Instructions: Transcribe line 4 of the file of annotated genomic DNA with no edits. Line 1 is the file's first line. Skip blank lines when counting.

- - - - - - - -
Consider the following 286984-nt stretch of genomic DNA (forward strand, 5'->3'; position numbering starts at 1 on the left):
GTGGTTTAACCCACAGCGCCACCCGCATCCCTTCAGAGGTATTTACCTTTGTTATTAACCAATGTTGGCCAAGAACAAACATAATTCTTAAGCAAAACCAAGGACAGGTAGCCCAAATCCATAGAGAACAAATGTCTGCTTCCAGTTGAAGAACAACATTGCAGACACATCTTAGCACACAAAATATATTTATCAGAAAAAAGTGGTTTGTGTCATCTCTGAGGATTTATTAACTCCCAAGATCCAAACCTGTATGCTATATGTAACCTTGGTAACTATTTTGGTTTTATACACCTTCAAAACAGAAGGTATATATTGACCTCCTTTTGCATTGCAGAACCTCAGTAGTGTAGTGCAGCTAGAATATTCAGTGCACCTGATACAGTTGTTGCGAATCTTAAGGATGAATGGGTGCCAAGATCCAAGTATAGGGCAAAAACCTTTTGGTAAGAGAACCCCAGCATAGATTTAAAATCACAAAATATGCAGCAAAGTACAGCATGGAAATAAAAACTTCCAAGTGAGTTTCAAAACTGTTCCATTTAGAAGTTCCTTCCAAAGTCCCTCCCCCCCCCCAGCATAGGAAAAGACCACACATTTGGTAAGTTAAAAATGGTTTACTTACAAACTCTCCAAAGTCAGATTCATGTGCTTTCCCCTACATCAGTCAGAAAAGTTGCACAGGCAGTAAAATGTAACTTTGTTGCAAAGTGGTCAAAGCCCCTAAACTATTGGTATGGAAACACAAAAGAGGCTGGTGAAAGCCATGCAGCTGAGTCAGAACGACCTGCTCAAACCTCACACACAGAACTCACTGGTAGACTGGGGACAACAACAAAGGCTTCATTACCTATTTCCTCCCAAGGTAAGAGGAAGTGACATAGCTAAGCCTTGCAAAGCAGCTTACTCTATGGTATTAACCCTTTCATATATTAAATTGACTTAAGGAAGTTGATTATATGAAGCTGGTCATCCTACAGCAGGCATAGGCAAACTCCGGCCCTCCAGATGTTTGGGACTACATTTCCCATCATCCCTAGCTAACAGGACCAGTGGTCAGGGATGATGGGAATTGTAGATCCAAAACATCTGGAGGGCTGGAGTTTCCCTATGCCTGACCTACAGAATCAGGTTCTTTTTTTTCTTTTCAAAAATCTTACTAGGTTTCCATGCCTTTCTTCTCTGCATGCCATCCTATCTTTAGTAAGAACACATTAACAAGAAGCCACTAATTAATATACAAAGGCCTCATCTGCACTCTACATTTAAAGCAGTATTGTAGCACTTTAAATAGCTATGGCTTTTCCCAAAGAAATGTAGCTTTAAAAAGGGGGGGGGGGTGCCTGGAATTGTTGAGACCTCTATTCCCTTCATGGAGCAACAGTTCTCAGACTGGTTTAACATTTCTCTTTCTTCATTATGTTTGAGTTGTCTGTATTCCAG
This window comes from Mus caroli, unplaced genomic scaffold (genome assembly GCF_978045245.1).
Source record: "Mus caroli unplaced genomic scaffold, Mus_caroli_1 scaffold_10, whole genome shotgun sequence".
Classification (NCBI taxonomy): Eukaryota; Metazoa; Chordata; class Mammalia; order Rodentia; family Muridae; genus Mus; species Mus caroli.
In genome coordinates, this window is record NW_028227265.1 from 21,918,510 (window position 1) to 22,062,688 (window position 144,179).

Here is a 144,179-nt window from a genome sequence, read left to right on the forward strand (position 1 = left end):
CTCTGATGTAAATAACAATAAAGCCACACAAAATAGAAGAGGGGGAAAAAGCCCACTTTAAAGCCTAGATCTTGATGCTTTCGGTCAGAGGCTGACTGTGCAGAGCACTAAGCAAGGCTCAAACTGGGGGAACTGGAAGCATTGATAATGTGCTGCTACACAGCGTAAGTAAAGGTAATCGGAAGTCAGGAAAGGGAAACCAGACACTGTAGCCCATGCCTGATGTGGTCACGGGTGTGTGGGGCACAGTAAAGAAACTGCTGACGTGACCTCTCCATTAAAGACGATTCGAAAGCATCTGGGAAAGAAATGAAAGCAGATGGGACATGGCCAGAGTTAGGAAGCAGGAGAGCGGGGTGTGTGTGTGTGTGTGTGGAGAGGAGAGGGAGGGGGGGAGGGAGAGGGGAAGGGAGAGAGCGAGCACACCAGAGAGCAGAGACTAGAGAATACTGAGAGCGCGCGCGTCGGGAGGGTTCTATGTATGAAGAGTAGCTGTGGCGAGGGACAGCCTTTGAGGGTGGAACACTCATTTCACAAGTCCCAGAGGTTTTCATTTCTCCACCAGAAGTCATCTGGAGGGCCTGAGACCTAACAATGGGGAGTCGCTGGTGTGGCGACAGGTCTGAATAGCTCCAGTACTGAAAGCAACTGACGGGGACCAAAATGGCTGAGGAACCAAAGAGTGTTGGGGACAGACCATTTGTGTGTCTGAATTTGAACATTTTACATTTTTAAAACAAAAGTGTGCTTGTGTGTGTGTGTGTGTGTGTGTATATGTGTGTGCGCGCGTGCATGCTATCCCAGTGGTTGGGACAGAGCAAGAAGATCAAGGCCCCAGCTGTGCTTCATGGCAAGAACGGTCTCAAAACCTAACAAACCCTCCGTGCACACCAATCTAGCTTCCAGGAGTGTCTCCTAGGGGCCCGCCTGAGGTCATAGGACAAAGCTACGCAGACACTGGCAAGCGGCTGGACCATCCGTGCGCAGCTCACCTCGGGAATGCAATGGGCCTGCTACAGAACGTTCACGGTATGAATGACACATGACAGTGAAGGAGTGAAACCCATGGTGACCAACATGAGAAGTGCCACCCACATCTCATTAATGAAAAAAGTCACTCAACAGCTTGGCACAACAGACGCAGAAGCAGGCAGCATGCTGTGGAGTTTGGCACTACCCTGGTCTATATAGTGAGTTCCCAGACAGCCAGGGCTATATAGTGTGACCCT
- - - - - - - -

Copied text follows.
Source record: "Mus caroli unplaced genomic scaffold, Mus_caroli_1 scaffold_10, whole genome shotgun sequence".